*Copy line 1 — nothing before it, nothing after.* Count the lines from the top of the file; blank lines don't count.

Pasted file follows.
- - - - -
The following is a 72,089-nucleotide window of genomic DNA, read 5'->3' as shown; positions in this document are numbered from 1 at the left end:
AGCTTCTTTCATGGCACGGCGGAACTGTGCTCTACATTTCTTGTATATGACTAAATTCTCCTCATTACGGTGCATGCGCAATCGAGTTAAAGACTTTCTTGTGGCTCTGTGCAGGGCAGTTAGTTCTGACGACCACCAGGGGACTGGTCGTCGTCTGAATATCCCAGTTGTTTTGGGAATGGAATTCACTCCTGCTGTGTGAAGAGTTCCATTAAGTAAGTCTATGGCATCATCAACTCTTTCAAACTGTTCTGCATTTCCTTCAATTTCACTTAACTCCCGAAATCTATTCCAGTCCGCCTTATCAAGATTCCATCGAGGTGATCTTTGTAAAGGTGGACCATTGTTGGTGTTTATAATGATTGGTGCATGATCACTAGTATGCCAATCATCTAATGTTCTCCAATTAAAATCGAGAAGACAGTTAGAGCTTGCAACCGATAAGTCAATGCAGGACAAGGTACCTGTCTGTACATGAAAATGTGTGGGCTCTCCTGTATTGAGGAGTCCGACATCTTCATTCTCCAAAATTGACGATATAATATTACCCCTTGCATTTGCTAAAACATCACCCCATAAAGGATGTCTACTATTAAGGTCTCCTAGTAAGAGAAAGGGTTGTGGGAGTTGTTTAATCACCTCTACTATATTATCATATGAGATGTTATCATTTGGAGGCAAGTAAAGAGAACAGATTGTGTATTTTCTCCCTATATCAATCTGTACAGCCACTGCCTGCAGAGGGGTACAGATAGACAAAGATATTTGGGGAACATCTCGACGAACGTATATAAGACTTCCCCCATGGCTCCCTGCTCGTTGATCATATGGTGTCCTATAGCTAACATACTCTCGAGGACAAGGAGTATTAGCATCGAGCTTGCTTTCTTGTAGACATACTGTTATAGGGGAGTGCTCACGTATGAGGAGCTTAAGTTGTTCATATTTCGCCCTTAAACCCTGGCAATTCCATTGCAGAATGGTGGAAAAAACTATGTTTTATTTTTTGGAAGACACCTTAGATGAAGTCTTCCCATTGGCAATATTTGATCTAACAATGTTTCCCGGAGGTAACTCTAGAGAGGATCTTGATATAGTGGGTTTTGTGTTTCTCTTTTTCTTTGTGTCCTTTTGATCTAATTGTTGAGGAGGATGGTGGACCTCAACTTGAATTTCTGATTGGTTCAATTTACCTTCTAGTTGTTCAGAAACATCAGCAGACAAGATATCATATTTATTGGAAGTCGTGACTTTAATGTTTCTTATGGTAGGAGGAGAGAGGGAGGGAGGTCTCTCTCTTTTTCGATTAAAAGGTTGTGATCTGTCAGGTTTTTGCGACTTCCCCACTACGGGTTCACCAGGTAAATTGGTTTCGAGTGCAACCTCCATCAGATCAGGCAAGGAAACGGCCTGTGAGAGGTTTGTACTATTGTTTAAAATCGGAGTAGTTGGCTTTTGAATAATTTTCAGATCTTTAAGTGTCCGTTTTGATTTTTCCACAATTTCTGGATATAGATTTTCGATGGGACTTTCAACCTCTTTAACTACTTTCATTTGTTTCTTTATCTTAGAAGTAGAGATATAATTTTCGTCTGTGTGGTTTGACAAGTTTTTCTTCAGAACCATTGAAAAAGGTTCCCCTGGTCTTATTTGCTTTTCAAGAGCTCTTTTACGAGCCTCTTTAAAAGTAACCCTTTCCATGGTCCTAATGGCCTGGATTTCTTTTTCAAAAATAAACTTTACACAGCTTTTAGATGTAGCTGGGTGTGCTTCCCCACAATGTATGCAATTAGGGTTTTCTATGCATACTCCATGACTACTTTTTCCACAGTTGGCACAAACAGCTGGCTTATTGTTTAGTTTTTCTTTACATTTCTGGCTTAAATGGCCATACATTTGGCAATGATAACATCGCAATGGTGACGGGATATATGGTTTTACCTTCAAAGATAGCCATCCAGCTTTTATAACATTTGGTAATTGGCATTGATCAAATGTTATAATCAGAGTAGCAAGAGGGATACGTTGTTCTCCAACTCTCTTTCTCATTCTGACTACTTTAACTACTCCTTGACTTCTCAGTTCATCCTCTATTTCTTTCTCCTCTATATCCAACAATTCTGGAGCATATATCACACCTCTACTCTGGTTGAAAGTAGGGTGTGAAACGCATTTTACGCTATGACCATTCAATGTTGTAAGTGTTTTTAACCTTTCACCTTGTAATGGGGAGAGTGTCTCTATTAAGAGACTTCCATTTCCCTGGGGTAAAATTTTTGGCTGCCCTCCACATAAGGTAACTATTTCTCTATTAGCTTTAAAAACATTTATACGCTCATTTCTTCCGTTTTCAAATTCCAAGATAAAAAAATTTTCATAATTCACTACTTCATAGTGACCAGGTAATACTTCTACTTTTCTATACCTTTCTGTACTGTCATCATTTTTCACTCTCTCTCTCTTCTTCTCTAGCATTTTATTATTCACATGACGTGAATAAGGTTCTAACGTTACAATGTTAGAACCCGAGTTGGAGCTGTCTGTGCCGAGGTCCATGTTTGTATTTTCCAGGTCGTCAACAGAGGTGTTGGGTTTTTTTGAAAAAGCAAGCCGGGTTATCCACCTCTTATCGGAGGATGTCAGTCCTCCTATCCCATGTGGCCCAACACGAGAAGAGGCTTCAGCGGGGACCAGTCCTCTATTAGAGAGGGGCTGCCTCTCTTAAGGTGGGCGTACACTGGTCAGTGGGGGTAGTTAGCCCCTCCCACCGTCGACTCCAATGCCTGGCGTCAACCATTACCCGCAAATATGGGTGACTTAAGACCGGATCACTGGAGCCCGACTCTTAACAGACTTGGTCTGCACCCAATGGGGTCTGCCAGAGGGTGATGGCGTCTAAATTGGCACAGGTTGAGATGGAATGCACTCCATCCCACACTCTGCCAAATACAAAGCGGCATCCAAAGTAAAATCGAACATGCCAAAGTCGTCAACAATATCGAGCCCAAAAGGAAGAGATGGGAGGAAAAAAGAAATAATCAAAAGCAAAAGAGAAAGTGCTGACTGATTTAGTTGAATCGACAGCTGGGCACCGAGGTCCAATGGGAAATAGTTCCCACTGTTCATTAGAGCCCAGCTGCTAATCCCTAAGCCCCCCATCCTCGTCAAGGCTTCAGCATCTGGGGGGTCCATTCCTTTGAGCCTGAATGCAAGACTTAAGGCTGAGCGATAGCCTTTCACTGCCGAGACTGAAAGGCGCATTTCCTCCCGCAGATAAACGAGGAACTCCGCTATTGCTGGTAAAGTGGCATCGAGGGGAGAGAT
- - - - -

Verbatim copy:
The following is a 72,089-nucleotide window of genomic DNA, read 5'->3' as shown; positions in this document are numbered from 1 at the left end: